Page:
Louisiana ranks No. 1 in the nation for organ donors
HOUMA — When you got your driver's license, did you say yes?
Louisiana now ranks first in the nation for the number of people who agreed to become an organ donor when registering for their driver's license, according to Donate Life America.
More than 64 percent of residents obtaining drivers' licenses and state IDs in Louisiana said yes when asked if they would like to register as an organ-and-tissue donor, according to Jeanette Slakey, executive director of the Legacy Donor Foundation. That's nearly twice the national rate of 38 percent.
In Terrebonne, 57 percent of licensed drivers agreed to be organ donors, and 47 percent of Lafourche drivers signed up.
“If you have the ability to donate and save someone's life, it's a blessing to you,” said James Charles, a former principal of Ellender High School and Gibson Elementary School and father of Terrebonne Council Chairwoman Arlanda Williams. “It saves lives. It extends lives.”
Charles, 68, counts himself among those whose lives were extended by organ donation. After diabetes and high blood pressure caused kidney failure, Charles had to undertake four-hour dialysis treatments three days a week to have his blood filtered.
“You can't stay on dialysis very long,” Charles said.
He was put on an organ-donor list, and six months later, in February 2008, his family got the call that there were two kidneys ready for him.
“He needed those kidneys to survive,” Williams said. “When you get that phone call that your loved one's name came up in the lottery pool, it's an amazing feeling.”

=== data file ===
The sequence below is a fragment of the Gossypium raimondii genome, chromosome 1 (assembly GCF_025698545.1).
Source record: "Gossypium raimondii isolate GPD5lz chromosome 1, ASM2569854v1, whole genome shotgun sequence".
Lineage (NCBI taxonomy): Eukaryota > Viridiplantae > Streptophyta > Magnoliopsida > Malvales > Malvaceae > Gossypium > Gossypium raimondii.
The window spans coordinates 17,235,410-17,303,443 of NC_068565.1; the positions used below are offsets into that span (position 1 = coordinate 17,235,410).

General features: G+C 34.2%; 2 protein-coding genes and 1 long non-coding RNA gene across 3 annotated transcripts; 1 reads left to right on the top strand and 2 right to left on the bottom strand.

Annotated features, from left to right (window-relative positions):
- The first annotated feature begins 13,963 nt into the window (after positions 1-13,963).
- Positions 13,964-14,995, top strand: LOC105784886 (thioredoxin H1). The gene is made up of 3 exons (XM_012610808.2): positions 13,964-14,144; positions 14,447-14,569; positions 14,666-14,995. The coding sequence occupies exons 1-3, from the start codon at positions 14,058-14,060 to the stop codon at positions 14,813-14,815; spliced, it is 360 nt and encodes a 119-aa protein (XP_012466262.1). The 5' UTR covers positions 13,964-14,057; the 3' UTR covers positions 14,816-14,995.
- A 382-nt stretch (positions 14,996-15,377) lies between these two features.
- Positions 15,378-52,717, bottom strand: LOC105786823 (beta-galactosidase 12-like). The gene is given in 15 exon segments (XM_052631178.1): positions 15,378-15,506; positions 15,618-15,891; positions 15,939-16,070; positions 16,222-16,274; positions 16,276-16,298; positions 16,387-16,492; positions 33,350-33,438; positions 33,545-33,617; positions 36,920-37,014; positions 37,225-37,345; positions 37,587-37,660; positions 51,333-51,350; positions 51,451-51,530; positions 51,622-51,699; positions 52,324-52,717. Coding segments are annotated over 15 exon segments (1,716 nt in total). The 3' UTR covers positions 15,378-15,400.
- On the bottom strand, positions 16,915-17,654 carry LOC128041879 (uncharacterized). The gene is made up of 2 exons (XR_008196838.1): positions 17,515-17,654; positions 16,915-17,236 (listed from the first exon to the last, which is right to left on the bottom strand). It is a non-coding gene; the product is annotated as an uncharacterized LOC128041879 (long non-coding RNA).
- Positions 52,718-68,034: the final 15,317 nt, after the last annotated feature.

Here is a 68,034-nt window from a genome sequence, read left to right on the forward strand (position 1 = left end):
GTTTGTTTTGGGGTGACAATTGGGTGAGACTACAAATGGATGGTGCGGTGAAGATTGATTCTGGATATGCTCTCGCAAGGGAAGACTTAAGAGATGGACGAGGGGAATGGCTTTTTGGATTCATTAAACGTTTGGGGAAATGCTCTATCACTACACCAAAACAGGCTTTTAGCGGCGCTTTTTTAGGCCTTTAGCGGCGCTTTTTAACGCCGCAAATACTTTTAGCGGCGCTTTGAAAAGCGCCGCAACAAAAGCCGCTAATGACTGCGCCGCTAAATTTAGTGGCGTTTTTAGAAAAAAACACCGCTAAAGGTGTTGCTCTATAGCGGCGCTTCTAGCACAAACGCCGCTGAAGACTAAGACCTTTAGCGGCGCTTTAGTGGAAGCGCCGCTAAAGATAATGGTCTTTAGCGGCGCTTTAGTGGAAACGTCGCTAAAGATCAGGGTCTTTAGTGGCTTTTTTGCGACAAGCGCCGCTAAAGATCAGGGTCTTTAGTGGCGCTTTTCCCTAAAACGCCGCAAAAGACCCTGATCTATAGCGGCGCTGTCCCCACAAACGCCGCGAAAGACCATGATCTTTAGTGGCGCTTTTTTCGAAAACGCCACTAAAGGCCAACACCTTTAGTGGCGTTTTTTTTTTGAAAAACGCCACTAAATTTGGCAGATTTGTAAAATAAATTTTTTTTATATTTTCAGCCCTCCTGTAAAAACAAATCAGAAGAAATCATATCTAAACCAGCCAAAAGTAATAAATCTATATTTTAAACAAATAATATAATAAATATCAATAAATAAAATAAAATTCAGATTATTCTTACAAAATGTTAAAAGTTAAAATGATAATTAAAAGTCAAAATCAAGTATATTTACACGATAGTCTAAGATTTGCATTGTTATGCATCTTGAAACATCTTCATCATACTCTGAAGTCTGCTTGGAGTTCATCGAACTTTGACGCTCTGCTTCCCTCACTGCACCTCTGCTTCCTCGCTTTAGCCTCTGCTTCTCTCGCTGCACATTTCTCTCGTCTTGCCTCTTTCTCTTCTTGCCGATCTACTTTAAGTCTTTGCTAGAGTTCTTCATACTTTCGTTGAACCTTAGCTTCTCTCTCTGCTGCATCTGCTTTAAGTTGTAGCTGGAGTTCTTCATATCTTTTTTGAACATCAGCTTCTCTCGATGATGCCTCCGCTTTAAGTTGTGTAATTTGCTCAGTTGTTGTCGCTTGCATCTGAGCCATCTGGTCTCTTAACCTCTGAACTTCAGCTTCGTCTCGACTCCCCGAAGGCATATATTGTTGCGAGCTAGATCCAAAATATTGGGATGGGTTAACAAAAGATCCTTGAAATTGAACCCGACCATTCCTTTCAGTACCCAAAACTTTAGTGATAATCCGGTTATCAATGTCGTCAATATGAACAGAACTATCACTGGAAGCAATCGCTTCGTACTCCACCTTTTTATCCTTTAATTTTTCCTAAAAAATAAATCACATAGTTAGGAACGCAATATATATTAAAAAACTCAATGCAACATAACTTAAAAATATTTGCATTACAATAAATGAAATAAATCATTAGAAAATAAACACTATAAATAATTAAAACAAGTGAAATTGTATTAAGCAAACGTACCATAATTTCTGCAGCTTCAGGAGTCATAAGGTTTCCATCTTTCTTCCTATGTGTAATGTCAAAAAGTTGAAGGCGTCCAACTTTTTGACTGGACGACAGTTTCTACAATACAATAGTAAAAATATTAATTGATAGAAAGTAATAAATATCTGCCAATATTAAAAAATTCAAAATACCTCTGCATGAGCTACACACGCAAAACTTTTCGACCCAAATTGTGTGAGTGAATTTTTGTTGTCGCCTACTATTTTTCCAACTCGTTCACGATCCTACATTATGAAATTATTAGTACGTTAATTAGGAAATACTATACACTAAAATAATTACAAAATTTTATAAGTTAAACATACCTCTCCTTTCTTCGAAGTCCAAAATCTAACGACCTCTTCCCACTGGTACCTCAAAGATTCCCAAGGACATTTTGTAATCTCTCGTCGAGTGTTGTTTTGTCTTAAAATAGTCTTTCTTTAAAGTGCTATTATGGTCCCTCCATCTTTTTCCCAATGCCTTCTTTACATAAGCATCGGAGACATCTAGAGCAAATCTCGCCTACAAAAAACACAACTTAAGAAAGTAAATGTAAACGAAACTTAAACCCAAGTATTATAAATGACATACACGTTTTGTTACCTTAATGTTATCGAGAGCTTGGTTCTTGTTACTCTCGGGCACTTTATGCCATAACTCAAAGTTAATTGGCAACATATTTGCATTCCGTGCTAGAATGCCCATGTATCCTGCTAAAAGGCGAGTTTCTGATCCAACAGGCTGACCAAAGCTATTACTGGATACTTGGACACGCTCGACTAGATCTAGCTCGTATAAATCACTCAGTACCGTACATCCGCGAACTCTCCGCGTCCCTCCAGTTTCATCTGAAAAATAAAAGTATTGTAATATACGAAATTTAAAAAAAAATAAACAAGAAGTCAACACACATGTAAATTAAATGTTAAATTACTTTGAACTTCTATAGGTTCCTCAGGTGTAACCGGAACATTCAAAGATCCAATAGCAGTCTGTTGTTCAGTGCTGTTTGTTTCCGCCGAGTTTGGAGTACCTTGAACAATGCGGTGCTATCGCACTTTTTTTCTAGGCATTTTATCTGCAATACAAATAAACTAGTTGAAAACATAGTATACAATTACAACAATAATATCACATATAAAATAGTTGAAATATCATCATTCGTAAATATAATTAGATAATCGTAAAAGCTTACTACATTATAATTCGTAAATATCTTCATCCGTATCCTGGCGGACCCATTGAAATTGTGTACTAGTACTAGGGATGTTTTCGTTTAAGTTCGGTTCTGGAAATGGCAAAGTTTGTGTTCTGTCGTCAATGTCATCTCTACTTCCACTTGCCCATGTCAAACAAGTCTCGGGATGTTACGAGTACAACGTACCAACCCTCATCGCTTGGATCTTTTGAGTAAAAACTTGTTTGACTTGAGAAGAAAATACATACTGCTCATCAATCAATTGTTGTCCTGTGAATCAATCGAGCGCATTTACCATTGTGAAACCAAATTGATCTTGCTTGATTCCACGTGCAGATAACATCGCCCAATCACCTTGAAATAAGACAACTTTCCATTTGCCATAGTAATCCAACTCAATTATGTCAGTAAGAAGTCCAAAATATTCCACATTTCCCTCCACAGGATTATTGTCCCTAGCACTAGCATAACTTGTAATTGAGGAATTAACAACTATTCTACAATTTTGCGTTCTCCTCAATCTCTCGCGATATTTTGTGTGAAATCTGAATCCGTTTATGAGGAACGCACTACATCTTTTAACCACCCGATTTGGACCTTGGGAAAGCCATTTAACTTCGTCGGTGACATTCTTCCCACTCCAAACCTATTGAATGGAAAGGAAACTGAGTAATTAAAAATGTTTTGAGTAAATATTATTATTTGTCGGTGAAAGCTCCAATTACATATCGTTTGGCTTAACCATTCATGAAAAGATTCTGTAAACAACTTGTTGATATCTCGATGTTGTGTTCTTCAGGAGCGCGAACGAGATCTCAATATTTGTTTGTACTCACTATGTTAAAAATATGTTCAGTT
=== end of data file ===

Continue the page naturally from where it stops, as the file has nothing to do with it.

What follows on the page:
Charles went into the hospital for his double kidney transplant at 2:30 p.m. and was out of surgery talking to his family by 5 p.m., he said. He suffered no major complications and was able to return to work for another year after his transplant to become principal of Gibson Elementary School.
“It's a definite life change,” Charles said. “I was able to get back up and go to work full time. I'm up around now, playing a little golf every now and then and doing what I want to do.”
More than 1.9 million people have registered for Louisiana's Organ and Tissue Donor Registry, but Slakey said the goal is to get to 2.2 million people by 2013. That's because every 12 minutes another person is added to the national transplant list, and an average of 18 people die daily while waiting for an organ transplant.
About 108,000 are currently waiting for organs across the country, including nearly 2,000 men, women and children in Louisiana.
“People in Louisiana are very generous,” Slakey said. “We've been through a lot, and we know how to give.”
The organ donation most often occurs after brain death if a patient or family consents. Each organ is evaluated individually. No history of chronic disease, infection or cancers except brain tumor can exist. Organ donors also may donate tissue. Recovered tissues are used to transplant heart valves, bone, veins, skin and soft connective tissues, such as tendons and ligaments, that can restore thousands of people to active and productive lives.
A person who donates his organs and tissue could potentially save the lives of up to 50 people.
“Organ donation is a must,” Williams said. “I'm a registered organ donor. And I think if you can help someone else live on with the donation, it's an amazing gift. I know, because I've seen someone else help my dad.”
Charles said he especially hopes members of the black community will register to be organ donors. Black residents are at higher risk of diabetes and blood pressure, which can put them at risk of kidney failure. According to the state Department of Health and Hospitals, 13.7 percent of blacks in Louisiana are diagnosed with diabetes, compared to 8.2 percent of Hispanics and 8.9 percent of the white population. Black women are at greater risk of high blood pressure, with 44.7 percent suffering hypertension between 2001 and 2004, according to state health officials, compared to 28.5 percent of white women and 26.4 percent of Hispanic women.
Registering as an organ and tissue donor is easy. You simply add the donor heart designation to your driver's license, learner's permit or state identification card. It's also important to let your family know about your wishes. In the case of an emergency, if one of them says “no,” then a donation cannot occur regardless of whether you're signed up as a donor.